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Mayor’s office launches NYC movie night competition

"On the Town" is among five films that may be screened across NYC in September. Photo Credit: MGM

Mayor Bill de Blasio wants New Yorkers to come together for an epic movie night in September.

On Tuesday, the mayor’s Office of Media and Entertainment commissioner launched a contest, called “One Film, One New York,” in which New Yorkers can vote on one of five classic movies that were shot in the city. The winning flick will be screened across the five boroughs on both indoor and outdoor movie screens on Sept. 13.

The movies, selected by New York Times film critics A.O. Scott and Manohla Dargis, range from a classic musical to dramas that showcase the city, according to Media and Entertainment Commissioner Julie Menin.

“Film has the power to bring people together and to spark a civic conversation,” she said in a statement.

Fans can log onto to cast their vote by Aug. 31, and the winner will be revealed on Sept. 6.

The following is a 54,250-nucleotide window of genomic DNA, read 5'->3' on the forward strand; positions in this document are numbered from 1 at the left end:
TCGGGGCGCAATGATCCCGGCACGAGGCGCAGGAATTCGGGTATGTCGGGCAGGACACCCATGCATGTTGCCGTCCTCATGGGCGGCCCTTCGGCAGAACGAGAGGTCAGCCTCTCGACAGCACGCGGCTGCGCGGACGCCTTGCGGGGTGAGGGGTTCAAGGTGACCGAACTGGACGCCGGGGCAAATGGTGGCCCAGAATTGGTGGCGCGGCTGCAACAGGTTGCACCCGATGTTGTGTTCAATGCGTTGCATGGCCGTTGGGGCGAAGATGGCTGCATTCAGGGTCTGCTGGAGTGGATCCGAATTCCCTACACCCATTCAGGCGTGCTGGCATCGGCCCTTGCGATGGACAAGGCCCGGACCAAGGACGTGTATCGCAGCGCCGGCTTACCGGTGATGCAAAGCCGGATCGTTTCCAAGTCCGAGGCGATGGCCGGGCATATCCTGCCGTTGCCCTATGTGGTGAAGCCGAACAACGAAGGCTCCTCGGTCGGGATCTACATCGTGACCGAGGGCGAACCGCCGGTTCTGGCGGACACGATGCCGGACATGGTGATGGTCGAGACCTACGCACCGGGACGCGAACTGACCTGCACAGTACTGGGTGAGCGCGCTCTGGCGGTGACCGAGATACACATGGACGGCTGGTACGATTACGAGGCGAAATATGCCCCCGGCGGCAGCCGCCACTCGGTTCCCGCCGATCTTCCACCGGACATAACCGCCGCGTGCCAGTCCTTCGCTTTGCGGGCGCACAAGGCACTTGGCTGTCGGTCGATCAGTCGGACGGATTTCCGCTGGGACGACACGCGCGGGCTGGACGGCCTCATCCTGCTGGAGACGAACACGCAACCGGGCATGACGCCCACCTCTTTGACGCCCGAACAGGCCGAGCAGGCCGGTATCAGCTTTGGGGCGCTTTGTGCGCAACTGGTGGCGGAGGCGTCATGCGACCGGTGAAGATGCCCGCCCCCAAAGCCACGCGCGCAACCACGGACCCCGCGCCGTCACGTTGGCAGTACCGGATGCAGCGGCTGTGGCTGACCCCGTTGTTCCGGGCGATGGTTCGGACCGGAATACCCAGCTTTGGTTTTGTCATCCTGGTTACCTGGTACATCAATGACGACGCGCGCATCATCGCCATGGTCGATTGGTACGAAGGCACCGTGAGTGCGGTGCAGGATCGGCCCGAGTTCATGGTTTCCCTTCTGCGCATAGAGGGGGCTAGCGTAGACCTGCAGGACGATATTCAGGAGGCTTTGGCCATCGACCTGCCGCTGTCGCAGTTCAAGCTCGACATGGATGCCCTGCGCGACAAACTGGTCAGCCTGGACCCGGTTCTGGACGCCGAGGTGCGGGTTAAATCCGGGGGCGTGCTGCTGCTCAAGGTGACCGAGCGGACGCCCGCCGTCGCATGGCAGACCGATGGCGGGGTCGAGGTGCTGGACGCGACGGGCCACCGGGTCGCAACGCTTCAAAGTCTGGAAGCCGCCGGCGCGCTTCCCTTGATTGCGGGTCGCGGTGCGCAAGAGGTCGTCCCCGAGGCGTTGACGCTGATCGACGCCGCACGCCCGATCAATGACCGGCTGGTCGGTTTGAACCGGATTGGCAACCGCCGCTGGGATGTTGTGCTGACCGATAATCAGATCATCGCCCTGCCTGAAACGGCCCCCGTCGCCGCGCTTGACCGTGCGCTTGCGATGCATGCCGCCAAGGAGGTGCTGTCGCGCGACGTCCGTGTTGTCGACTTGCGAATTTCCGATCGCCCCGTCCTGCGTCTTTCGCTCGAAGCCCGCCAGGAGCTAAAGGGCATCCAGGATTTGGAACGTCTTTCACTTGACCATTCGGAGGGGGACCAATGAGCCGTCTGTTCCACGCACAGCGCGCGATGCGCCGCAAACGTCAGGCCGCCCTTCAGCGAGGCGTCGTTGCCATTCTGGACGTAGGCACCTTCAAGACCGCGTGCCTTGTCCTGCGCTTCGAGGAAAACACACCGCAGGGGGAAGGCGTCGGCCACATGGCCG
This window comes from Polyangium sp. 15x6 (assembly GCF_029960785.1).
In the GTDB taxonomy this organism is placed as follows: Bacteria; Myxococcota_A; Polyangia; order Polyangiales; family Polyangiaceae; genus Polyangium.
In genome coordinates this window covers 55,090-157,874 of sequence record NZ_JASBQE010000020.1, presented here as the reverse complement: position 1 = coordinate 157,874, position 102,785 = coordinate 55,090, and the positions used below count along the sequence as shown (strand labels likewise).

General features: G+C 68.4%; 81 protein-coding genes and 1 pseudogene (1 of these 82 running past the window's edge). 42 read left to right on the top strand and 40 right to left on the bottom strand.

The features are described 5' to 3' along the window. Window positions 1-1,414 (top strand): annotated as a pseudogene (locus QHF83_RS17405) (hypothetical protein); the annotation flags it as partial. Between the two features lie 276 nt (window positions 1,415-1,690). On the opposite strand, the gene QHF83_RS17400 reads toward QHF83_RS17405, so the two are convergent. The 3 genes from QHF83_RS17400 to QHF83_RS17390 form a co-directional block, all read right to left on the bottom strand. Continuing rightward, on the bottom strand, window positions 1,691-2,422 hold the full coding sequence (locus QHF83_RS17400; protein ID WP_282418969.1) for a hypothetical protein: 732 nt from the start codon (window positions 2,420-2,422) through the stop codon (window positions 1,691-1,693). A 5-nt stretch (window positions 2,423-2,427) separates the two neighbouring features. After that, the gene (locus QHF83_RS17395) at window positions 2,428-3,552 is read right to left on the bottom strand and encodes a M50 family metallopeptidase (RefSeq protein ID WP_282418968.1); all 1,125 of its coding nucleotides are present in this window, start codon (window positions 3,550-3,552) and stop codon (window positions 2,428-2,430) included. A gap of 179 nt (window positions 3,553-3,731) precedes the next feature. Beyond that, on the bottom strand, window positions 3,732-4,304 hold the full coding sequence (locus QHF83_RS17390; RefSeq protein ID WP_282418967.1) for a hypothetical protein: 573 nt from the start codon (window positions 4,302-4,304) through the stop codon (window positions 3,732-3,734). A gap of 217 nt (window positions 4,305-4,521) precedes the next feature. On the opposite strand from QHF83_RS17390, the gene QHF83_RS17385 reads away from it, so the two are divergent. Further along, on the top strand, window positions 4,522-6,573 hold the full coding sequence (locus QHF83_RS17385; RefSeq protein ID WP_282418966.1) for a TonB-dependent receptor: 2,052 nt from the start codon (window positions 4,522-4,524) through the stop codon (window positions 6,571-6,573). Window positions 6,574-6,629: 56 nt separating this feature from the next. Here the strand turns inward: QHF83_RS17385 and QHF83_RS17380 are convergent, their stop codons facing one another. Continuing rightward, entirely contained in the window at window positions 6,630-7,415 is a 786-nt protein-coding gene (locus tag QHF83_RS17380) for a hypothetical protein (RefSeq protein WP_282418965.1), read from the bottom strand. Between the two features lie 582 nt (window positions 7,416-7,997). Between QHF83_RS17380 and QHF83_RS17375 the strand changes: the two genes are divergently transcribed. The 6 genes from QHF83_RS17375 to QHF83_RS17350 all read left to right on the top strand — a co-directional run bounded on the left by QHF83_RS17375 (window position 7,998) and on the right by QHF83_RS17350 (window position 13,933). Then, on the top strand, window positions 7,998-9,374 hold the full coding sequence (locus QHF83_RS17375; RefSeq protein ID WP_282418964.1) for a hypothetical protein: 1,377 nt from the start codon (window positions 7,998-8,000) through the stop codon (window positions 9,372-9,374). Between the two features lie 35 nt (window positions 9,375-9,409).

The site also features videos of celebrities, such as Hugh Jackman and Katie Holmes, revealing which film gets their vote.

The Sept. 13 screening will be free and take place at outdoor locations, including Fort Greene Park and St. Nicholas Park, and in participating theaters such as the Museum of the Moving Image and Nitehawk Cinema.


The five films are:


“On the Town” (1949)

The movie was the first musical filmed on location in New York and stars the iconic Gene Kelly and Frank Sinatra as sailors on shore leave in the city.


“New York, New York” (1977)

Martin Scorsese directed Robert De Niro and Liza Minnelli in this romantic musical about a saxophone player and a singer who fall in love in the 1940s.


“Desperately Seeking Susan” (1985)

Madonna made her major film debut alongside Rosanna Arquette in this comedy about a mistaken identity between a drifter and a New Jersey housewife.


“The Wedding Banquet” (1993)

Ang Lee made his big break as a director in this comedy about a gay man who stages a wedding to a woman to appease his Taiwanese parents.


“Crooklyn” (1994)

Spike Lee’s drama chronicles a girl who lives in 1970s Bedford-Stuyvesant with her parents and four older brothers.


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